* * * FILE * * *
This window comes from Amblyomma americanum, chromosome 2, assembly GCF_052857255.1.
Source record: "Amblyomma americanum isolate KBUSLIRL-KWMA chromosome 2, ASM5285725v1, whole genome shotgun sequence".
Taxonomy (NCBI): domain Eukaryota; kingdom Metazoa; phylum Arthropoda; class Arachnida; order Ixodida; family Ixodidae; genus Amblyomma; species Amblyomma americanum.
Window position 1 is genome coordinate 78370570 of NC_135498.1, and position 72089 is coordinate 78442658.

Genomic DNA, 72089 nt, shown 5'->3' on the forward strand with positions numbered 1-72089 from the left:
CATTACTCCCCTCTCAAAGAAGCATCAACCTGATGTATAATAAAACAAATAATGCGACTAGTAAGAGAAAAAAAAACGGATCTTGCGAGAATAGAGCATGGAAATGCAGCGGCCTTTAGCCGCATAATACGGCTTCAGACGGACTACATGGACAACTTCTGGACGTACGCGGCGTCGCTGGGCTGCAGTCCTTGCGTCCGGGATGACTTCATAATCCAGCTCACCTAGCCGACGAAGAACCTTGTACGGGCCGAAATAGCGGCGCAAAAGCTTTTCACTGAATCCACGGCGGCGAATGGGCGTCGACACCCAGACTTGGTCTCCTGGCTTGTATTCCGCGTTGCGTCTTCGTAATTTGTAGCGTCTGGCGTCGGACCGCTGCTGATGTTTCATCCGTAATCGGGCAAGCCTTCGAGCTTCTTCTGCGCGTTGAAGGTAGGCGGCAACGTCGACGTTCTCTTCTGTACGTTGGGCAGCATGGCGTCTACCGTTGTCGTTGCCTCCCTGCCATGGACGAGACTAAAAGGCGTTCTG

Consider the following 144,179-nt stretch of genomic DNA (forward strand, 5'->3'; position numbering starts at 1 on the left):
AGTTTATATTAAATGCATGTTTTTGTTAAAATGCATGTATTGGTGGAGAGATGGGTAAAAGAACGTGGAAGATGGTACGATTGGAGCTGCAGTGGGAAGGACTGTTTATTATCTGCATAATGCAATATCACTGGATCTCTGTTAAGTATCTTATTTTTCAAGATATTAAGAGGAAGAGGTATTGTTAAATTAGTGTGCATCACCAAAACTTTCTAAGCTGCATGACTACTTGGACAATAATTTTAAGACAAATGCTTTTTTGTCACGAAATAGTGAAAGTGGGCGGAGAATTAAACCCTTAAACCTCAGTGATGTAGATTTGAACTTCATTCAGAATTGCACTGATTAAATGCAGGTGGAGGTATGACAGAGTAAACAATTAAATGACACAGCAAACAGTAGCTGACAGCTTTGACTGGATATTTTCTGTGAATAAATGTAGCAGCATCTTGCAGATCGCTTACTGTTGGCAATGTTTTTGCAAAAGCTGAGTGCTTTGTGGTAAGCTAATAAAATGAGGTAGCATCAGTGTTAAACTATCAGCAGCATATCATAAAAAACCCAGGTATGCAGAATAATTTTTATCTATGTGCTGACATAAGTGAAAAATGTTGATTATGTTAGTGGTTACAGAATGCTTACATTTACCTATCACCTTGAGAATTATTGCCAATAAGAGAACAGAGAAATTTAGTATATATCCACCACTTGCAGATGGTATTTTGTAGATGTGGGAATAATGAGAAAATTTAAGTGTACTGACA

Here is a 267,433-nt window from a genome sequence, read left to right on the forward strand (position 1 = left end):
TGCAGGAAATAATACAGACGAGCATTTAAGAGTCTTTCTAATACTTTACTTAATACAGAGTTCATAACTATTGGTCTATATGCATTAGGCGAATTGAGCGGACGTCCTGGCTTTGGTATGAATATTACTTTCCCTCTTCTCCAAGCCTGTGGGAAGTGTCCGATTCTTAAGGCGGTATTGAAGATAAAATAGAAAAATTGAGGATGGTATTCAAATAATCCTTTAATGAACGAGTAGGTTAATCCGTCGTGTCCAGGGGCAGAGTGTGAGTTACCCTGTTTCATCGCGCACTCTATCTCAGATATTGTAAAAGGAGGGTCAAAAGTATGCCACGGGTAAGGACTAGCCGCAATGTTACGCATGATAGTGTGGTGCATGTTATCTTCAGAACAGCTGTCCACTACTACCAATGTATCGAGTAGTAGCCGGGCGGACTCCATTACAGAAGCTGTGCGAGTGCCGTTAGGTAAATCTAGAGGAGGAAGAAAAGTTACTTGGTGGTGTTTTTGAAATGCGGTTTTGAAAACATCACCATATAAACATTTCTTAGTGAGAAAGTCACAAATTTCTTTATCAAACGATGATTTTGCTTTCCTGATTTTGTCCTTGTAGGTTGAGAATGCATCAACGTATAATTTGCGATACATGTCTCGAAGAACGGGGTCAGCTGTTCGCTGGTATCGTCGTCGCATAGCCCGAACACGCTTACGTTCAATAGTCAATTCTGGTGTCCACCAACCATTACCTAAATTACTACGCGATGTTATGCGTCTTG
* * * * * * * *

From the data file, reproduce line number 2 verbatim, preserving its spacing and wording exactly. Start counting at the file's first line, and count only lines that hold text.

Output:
Source record: "Amblyomma americanum isolate KBUSLIRL-KWMA chromosome 2, ASM5285725v1, whole genome shotgun sequence".